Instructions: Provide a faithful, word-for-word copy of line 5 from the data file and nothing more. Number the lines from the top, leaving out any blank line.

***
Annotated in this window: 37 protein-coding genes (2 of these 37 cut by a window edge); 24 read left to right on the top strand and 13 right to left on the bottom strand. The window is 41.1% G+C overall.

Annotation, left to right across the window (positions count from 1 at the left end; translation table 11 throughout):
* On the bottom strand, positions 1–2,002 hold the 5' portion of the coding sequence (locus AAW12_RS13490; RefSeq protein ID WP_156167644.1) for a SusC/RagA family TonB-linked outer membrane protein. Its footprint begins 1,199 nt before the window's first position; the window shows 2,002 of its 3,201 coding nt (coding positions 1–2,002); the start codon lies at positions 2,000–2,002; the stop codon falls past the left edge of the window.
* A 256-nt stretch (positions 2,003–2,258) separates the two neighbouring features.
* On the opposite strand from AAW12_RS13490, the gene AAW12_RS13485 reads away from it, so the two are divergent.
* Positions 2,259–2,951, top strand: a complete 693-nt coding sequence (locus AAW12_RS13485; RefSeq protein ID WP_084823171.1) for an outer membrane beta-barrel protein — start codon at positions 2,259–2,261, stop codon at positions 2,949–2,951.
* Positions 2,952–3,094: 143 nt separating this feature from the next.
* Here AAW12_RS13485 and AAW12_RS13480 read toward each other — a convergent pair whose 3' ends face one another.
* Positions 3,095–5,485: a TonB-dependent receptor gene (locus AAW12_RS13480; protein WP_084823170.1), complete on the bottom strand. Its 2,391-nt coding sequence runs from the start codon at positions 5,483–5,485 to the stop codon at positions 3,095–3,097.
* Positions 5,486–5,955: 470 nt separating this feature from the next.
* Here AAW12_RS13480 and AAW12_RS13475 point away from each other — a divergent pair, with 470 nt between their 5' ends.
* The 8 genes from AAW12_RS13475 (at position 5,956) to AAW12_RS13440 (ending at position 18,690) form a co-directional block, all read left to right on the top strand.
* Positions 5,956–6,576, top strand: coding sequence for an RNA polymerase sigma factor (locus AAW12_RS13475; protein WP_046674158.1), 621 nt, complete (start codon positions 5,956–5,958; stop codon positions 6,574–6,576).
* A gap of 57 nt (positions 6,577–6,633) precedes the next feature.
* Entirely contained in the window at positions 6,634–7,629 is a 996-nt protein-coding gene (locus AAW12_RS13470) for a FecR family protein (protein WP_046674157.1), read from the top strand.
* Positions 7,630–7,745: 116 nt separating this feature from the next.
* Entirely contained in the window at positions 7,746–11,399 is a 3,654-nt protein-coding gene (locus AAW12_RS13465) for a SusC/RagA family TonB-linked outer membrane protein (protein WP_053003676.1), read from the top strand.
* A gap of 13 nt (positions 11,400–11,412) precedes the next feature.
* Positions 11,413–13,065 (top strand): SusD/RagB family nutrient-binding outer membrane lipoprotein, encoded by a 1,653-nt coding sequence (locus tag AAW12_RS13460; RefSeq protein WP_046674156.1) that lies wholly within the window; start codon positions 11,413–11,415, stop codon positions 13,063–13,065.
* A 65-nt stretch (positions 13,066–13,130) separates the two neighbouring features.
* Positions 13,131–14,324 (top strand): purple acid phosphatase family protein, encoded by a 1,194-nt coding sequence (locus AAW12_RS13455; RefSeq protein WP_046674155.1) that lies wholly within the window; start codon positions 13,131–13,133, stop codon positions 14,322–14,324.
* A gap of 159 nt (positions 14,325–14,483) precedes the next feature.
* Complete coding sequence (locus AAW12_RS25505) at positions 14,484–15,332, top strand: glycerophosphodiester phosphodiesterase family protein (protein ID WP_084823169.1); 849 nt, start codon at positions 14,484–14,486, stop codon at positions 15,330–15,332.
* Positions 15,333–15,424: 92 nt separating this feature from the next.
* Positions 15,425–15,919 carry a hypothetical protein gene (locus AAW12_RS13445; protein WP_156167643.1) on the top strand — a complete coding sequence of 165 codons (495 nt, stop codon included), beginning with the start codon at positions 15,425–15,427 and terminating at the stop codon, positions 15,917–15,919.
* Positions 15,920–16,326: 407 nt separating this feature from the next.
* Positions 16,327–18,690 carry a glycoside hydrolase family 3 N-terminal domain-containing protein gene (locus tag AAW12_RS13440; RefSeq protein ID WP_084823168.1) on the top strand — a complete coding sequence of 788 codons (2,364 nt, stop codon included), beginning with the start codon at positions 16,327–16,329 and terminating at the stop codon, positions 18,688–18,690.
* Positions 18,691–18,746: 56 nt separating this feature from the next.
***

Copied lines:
* On the opposite strand from AAW12_RS13490, the gene AAW12_RS13485 reads away from it, so the two are divergent.